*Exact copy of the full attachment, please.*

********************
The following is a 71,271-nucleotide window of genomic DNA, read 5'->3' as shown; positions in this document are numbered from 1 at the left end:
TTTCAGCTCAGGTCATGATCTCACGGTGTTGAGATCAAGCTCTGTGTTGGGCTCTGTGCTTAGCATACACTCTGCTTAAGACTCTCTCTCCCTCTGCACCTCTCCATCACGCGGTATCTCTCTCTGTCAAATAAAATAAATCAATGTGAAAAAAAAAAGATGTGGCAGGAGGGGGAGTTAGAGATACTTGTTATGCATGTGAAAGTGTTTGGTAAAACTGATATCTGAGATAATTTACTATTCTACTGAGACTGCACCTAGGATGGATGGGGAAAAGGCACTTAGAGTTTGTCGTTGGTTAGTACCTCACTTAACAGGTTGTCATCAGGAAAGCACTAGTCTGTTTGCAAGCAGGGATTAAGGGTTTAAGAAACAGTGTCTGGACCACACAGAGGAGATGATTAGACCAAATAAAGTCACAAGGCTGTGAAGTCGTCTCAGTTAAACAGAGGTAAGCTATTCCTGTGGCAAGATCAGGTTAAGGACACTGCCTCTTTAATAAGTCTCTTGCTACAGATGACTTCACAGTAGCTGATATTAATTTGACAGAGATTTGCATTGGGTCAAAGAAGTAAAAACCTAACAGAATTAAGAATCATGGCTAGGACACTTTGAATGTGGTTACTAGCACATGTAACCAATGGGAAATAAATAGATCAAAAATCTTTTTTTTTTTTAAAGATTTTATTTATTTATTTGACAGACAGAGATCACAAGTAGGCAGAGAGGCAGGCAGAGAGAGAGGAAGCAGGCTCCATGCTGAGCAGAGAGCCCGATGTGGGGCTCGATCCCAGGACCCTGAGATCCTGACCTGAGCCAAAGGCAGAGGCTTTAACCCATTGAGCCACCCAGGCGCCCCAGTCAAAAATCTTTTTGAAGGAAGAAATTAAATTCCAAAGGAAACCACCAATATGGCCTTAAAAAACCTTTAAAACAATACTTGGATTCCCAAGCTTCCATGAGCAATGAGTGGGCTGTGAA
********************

The following is a 71,271-nucleotide window of genomic DNA, read 5'->3' as shown; positions in this document are numbered from 1 at the left end:
TTTCAGCTCAGGTCATGATCTCACGGTGTTGAGATCAAGCTCTGTGTTGGGCTCTGTGCTTAGCATACACTCTGCTTAAGACTCTCTCTCCCTCTGCACCTCTCCATCACGCGGTATCTCTCTCTGTCAAATAAAATAAATCAATGTGAAAAAAAAAAGATGTGGCAGGAGGGGGAGTTAGAGATACTTGTTATGCATGTGAAAGTGTTTGGTAAAACTGATATCTGAGATAATTTACTATTCTACTGAGACTGCACCTAGGATGGATGGGGAAAAGGCACTTAGAGTTTGTCGTTGGTTAGTACCTCACTTAACAGGTTGTCATCAGGAAAGCACTAGTCTGTTTGCAAGCAGGGATTAAGGGTTTAAGAAACAGTGTCTGGACCACACAGAGGAGATGATTAGACCAAATAAAGTCACAAGGCTGTGAAGTCGTCTCAGTTAAACAGAGGTAAGCTATTCCTGTGGCAAGATCAGGTTAAGGACACTGCCTCTTTAATAAGTCTCTTGCTACAGATGACTTCACAGTAGCTGATATTAATTTGACAGAGATTTGCATTGGGTCAAAGAAGTAAAAACCTAACAGAATTAAGAATCATGGCTAGGACACTTTGAATGTGGTTACTAGCACATGTAACCAATGGGAAATAAATAGATCAAAAATCTTTTTTTTTTTTAAAGATTTTATTTATTTATTTGACAGACAGAGATCACAAGTAGGCAGAGAGGCAGGCAGAGAGAGAGGAAGCAGGCTCCATGCTGAGCAGAGAGCCCGATGTGGGGCTCGATCCCAGGACCCTGAGATCCTGACCTGAGCCAAAGGCAGAGGCTTTAACCCATTGAGCCACCCAGGCGCCCCAGTCAAAAATCTTTTTGAAGGAAGAAATTAAATTCCAAAGGAAACCACCAATATGGCCTTAAAAAACCTTTAAAACAATACTTGGATTCCCAAGCTTCCATGAGCAATGAGTGGGCTGTGAA